The meat industry’s drawing scorn about livestock production and climate change. So now a University of California at Davis professor, Frank Mitloehner, is saying that the connection shouldn’t inspire people to eat less meat:
Smarter animal farming, not less farming, will equal less heat.
No doubt that there will be technological improvements that will reduce greenhouse gases associated with cattle and pigs. Trouble is, these fixes are in the future, and it appears people need to be reducing their greenhouse gas footprints today. So, why not advise people to cut down or eliminate their consumption of red meat and dairy products, at least until livestock raisers solve their greenhouse gas problems?
Producing less meat and milk will only mean more hunger in poor countries.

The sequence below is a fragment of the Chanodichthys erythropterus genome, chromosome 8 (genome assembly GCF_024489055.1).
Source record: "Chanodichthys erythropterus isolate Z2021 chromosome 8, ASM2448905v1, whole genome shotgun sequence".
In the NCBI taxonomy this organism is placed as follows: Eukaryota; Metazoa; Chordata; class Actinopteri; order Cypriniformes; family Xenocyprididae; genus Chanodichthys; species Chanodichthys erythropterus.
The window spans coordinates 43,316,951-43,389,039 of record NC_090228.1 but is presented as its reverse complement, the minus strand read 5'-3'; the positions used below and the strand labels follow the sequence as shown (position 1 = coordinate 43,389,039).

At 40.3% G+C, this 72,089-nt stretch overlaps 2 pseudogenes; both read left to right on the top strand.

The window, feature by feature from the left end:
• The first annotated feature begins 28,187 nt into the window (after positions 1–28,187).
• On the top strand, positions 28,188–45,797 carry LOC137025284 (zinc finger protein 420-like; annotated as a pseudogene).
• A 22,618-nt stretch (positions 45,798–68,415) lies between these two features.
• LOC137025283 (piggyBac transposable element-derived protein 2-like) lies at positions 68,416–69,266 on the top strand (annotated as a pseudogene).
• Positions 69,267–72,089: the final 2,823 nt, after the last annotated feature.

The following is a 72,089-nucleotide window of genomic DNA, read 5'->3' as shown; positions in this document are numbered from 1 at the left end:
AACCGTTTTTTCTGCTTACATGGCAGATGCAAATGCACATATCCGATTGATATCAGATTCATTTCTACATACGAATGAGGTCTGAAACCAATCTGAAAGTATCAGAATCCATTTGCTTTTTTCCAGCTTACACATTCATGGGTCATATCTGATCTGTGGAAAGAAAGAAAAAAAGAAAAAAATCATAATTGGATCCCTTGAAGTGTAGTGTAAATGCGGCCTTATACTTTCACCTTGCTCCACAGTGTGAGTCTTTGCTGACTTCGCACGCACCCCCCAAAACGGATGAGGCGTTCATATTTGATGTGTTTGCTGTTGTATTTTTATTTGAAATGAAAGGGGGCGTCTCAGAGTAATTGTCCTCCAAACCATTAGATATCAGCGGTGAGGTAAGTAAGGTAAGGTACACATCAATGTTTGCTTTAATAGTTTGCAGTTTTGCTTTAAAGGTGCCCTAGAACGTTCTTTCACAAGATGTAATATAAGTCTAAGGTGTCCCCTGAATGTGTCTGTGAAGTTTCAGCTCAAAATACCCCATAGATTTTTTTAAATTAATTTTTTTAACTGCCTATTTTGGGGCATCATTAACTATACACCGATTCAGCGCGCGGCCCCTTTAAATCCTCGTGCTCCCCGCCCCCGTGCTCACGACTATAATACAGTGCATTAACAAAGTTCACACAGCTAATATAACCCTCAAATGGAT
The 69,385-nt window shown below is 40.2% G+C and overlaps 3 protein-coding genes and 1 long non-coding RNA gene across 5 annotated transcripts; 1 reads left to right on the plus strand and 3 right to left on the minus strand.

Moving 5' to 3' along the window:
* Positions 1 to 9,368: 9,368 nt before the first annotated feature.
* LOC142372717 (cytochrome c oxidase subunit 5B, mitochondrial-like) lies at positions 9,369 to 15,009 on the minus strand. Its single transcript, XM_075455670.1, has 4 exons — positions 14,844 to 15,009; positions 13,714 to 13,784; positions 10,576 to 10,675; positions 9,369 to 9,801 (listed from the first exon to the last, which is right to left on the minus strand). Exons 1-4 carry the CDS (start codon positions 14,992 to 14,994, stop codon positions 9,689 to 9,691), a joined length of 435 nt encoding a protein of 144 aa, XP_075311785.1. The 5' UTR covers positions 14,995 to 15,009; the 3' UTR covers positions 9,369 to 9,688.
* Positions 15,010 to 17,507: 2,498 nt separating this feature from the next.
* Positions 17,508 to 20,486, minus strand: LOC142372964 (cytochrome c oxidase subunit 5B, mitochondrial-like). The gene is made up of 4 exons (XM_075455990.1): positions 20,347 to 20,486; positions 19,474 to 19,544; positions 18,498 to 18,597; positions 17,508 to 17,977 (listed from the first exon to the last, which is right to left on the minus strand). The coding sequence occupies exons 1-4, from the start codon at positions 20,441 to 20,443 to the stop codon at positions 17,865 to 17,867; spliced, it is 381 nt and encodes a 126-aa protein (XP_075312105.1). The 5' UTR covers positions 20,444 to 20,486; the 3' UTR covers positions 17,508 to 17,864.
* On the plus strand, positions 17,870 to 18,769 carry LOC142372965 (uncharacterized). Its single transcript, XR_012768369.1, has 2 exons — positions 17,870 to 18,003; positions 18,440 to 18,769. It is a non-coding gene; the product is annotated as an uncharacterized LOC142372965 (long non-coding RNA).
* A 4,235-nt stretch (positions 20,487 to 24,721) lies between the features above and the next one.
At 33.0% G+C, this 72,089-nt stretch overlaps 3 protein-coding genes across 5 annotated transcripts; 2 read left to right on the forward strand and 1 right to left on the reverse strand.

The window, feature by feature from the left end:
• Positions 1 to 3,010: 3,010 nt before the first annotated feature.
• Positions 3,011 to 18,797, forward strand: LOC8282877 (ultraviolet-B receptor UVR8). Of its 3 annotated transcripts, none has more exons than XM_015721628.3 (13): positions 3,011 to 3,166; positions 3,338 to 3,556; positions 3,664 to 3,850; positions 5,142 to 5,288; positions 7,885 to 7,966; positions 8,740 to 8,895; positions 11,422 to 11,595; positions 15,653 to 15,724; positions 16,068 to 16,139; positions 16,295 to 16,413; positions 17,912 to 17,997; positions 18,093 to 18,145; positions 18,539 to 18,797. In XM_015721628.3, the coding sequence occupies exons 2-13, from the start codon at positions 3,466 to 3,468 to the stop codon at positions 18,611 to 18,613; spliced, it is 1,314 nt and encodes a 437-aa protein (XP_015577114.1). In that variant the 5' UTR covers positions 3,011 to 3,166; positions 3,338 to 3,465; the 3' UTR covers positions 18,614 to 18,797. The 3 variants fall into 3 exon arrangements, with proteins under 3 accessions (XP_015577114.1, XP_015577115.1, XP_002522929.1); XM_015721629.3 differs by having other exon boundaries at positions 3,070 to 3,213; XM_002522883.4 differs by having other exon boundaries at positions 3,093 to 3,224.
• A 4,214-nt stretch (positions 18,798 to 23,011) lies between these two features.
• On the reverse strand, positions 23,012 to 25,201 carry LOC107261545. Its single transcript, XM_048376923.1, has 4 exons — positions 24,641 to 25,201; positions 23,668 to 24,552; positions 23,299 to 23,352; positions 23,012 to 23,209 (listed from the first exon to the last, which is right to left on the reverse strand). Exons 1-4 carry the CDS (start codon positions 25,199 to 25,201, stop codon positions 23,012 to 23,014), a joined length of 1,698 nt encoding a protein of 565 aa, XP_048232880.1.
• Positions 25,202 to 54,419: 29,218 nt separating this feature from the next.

Phrasing this argument in such a blanket way is just outrageously dishonest. No doubt, there are people in certain parts of the world who depend on small-scale livestock production to guard against malnutrition. But to suggest that reduced red meat and dairy production in developed countries would entail more widespread famine elsewhere is deceitful.
Experts who tackle this subject should rise above playing tricks with language. Link.
Update: Mitloehner’s a cash generating machine—he’s taken in $5 million in research grants including $26,000 from the Beef Checkoff Program. (Thanks, Adam.)